(Pocket-lint) - The 3D revolution seems inevitable. Analysts predict a massive take up of 3D TVs, as much as 45 per cent of all models sold by 2014, and 3D theatrical releases continue to rake in healthy box-office revenues. Both studios and PPV operators are licking their lips and fast-tracking their 3D propositions.

But what if the future of 3D in the home doesn’t lie with the likes of Hollywood or Sky? What if 3D is destined to be something you make yourself, to share on a communal level - holiday photographs or videos of the kids growing up?

Having spent some time with Panasonic’s remarkable HDC-SDT750 3D camcorder, we’ve come to the conclusion that there’s something altogether more compelling about the 3D experience when it becomes personal.

It looks like the consumer electronics industry may be starting to think along the same lines. In addition to this debut consumer camcorder, Panasonic is also touting its first digital cameras compatible with a 3D lens, the Micro Four Thirds format Lumix GH2 and GF2. Others are also getting in on the act. FujiFilm has its own second-generation 3D snapper, the REAL 3D W3, and Sony has made a tentative move with a 3D Sweep Panorama mode on its WX5 and TX9 Cyber-Shots. Are we witnessing the tip of a DIY 3D iceberg?

The HDC-SDT750 is the offspring of a marriage between the brand’s 18,000 euro AG-3DA1 (used to shoot the French Open earlier this year), and the altogether more modest HDC-STD700. Like the prosumer 3DA1, it records 3D in a side-by-side format. This means image resolution is not high-def, instead the 1920 x 1080 frame is split in two to create a stereoscopic pairing. But without its bolt-on conversion lens and 3D gubbins, it’s basically an £800 (or less) AVCHD 2D camcorder.

We were impressed with the handling of the camcorder, sans conversion lens. Weighing 375g (without battery), it sits very comfortably in the hand. At the heart of the SDT750 is a high-performance 3MOS imager, comprising a trio of 3.05-megapixel panels. Allied to some impressive noise reduction circuitry and Leica Dicomar lens, this makes it a surprisingly good performer in less than ideal light levels.  

High-def footage (shot at 1080/50p) looks extremely vibrant. Recordings are rich in detail with excellent stability and negligible noise. Naturally, you can also use the camera for digital stills. Its effective comparable camera resolution is 7.59 megapixels when shooting 16:9. The SDT750 records onto SD, SDHC and high-capacity SDXC cards.

The good news is you don’t need to be James Cameron to get decent results. An extremely forgiving Intelligent Auto (iA) system ensures your footage is always crisp, while the latest generation of Panasonic’s HYBRID O.I.S. (Optical Image Stabilization) technology makes even a stroll around the park look like a steadycam show-reel. Of course, if you do hanker to take the camera off auto pilot, there’s a variety of manual modes and scene specific options to explore.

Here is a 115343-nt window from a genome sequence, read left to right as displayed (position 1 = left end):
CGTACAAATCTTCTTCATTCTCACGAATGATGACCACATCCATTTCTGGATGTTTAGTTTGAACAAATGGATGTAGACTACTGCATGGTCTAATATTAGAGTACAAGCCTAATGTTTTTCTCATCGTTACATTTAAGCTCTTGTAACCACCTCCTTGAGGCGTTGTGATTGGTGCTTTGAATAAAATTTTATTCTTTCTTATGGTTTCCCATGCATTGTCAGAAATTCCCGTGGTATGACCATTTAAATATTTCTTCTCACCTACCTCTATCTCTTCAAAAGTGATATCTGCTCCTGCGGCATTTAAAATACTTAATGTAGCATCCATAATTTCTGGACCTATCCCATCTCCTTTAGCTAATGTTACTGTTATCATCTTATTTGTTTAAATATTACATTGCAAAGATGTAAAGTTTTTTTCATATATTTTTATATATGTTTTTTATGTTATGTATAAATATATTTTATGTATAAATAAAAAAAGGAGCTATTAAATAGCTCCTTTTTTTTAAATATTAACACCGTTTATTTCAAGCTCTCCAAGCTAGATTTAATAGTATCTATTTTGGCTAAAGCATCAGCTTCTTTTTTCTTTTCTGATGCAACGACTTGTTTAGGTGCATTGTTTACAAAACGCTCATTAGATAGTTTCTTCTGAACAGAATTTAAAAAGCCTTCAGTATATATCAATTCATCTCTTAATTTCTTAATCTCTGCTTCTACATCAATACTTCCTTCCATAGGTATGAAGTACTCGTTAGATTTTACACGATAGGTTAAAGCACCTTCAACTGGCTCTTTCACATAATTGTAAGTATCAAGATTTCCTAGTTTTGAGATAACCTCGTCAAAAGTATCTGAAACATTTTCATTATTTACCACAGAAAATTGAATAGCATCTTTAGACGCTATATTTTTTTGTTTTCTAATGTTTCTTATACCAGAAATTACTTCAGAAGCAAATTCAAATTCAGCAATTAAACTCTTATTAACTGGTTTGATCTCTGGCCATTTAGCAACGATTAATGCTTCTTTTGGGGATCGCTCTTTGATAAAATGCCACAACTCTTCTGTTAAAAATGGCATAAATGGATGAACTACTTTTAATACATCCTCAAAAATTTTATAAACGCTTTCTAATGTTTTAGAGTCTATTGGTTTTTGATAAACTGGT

Unfortunately, much of this sophistication goes out the window when you bolt on the twin-lens 3D converter. You no longer have access to the electronic zoom or manual ring control, the zoom mic, iA system or face detection. There’s also a significant trade off in resolution. The balance of the camcorder also shifts completely, as the lens adds another 196g to the package. You end up cradling the HDC-SD750 with two hands, and developing a slight stoop. But heck, you’re suddenly shooting in 3D. Get over it.

The cap of the conversion lens is itself a stereographic alignment tool. The set-up process needs to be done each time the conversion lens is attached, but only involves adjusting vertical and horizontal lines on the 3-inch touchscreen display. It takes a few minutes.

Overall, we were impressed with the camcorder’s 3D performance. Careful composition is key to getting the best 3D results. You’ll need to get into the habit of framing images with clear foreground elements, to create a sense of depth. Obviously don’t get too carried away with this else the results will look extremely silly. Cars driving toward the camera remain largely two dimensional. However lower the POV, and include roadside foliage close up, and vehicles travelling toward the lens become much more 3D-ramatic.

Of course, scenes of general family fun and talking heads can also hold unexpected interest when viewed in 3D. We also found the process adds particular interest to landscapes and wildlife photography.

Footage, both 2 and 3D, can be output directly from the mini HDMI on the camcorder. More convenient though is to pop the SD card directly into a 3D compatible screen. Panasonic’s latest VT20 models are fully compliant with 3D footage from this camcorder.


Panasonic brings 3D creativity to the home user - and it turns out to be a lot more entertaining than watching a ceaseless cavalcade of big-screen 3D ‘toons. The HDC-SDT750 is essentially the HDC-SDT700 shipped with a conversion lens the size of a tangerine. Once you’re over the limitations it imposes, shooting in 3D becomes rather addictive. Home movies take on a fresh appeal, and we predict a whole new business opportunity for forward-thinking wedding videographers.

Writing by Steve May.